(JTA) — To immigrate to Israel from Ethiopia, Pnina Tamano-Shata’s family had to trek on foot through the desert to Sudan in the middle of a famine.
Later, the truck bringing her mother and two of her sisters to the airfield broke down. It wasn’t until the plane doors closed that Tamano-Shata realized that they would not be traveling with her, her father and the rest of her family. She was 3 years old. It would be a year before she saw her mother again.
But Tamano-Shata still describes the experience in magical terms. So when, 36 years later, as Israel’s immigration and absorption minister, she was tasked with deciding whether to allow immigration to Israel during the pandemic last year, it was a no-brainer. She kept the gates open.
“Even in wars, we didn’t stop aliyah,” Tamano-Shata, 40, said recently in a Zoom interview with the Jewish Telegraphic Agency, using the Hebrew term for Jewish immigration. “We came here from the Iron Curtain, from Arab countries, from Ethiopia. The corona is going to stop us?”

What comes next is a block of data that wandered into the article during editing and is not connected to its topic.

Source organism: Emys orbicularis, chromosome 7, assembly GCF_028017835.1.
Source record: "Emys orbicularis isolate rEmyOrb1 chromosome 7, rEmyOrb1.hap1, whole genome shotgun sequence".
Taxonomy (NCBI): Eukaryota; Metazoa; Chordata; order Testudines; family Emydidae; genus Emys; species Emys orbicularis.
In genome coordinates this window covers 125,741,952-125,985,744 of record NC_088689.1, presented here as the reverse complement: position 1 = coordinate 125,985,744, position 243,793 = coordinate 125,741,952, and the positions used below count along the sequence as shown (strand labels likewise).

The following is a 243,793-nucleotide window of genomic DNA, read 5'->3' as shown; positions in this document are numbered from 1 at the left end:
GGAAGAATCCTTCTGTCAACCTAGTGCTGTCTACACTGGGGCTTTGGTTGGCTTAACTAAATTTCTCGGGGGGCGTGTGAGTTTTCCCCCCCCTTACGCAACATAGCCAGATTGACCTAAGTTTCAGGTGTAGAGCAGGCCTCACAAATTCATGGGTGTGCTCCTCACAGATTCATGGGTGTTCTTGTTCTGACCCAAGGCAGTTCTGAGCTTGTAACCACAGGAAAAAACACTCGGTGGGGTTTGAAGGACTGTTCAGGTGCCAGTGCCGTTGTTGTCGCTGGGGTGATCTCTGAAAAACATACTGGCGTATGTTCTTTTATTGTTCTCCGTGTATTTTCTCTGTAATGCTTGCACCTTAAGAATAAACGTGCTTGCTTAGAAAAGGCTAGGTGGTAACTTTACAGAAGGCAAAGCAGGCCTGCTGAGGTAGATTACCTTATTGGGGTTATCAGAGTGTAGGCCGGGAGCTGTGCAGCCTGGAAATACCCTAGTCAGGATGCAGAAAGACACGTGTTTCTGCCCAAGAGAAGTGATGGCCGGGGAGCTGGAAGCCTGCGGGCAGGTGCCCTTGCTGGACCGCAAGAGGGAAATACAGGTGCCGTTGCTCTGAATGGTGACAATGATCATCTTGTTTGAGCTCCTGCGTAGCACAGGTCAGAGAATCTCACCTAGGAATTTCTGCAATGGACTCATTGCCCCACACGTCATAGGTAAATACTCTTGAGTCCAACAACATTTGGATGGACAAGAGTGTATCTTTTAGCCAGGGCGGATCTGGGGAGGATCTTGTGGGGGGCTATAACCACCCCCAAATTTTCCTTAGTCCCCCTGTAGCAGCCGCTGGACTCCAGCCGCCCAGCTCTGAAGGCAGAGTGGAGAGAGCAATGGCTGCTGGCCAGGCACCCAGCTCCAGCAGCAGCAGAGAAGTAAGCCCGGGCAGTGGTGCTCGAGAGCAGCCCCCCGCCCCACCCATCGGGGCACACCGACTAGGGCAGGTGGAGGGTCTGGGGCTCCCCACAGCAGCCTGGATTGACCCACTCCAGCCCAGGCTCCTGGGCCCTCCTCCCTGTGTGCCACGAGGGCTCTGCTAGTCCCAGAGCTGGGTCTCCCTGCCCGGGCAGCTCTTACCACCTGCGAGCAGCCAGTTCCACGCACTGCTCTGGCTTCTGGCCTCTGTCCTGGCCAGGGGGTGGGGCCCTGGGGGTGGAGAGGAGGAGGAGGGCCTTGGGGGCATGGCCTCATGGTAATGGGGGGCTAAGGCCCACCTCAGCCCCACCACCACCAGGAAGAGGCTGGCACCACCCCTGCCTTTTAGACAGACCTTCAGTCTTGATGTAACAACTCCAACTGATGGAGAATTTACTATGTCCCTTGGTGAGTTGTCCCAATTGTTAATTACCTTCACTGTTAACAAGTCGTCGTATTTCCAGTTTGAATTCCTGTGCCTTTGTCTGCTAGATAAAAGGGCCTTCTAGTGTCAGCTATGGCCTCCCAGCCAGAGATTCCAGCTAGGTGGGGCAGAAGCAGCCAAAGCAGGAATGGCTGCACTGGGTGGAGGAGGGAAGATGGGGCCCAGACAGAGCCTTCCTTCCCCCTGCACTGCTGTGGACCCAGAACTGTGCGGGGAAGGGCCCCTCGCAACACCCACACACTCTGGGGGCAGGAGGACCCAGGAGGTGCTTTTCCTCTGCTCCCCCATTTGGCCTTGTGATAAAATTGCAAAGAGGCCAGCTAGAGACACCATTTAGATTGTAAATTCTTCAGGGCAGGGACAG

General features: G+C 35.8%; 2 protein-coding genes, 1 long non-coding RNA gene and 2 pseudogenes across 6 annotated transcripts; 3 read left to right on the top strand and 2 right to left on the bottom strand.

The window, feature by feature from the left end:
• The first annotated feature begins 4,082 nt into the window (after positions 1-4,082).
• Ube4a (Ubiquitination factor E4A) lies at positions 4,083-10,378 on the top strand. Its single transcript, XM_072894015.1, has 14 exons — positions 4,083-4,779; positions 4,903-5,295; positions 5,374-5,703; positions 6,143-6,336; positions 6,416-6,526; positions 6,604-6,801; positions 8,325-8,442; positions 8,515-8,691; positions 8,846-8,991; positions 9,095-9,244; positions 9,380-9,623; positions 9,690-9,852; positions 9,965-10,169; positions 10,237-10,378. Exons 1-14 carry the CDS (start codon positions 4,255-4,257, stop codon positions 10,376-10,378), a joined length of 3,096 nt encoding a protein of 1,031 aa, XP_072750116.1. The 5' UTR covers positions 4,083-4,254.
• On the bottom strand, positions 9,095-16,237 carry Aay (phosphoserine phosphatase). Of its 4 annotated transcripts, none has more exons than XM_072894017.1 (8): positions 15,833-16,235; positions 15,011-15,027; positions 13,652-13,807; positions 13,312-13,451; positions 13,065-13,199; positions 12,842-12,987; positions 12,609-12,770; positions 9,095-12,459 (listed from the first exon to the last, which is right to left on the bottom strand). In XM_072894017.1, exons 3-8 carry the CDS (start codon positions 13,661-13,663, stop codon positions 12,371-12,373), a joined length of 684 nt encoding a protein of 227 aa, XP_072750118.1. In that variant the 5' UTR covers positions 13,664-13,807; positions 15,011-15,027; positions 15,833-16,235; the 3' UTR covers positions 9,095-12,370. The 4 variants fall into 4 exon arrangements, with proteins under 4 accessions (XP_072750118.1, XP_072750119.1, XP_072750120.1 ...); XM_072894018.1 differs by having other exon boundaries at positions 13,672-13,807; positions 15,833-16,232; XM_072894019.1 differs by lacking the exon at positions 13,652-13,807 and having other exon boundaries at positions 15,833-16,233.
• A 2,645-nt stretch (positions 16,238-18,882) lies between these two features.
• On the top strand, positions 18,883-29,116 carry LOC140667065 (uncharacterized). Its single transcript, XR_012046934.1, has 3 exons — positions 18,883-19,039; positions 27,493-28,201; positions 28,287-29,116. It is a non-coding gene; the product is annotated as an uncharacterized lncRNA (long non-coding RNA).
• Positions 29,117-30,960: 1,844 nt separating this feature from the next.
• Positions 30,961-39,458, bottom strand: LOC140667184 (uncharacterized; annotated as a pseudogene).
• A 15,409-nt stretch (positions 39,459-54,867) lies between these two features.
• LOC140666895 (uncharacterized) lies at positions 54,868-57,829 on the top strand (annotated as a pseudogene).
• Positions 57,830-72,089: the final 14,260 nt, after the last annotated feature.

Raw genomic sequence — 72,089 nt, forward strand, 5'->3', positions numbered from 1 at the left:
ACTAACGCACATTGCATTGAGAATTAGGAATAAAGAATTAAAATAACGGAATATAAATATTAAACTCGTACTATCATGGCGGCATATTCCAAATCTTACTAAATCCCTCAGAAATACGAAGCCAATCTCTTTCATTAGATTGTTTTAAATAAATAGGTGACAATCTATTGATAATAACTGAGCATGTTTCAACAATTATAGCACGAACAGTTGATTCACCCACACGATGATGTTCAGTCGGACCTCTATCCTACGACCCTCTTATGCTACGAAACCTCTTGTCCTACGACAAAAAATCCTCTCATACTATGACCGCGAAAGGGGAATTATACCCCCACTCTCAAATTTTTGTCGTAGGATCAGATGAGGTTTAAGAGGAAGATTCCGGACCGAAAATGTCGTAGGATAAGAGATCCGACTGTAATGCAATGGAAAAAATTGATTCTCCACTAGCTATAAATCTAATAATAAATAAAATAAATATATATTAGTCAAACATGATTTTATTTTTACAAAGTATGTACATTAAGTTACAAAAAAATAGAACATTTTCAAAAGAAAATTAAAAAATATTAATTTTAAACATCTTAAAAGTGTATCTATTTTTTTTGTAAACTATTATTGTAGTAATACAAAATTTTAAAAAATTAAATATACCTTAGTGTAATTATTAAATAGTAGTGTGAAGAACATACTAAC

When Tamano-Shata tells her story, and connects it to Israel’s present challenges, it doesn’t come across as overwrought. The first Ethiopian Jew to serve in an Israeli Cabinet, she came to Israel on Operation Moses, the secret 1984 mission to bring Jews who had crossed the border into Sudan to Israel. The harrowing experience, and her joy upon reaching Israel, irrevocably shaped her.
“Our dream came true,” she said in a 2018 video, recorded before she was a minister. “It was a dream with challenges, that separated families, but I was so lucky, and my family was reunited. Anyone who has made aliyah, even at a very young age, [it] shapes your character for life.”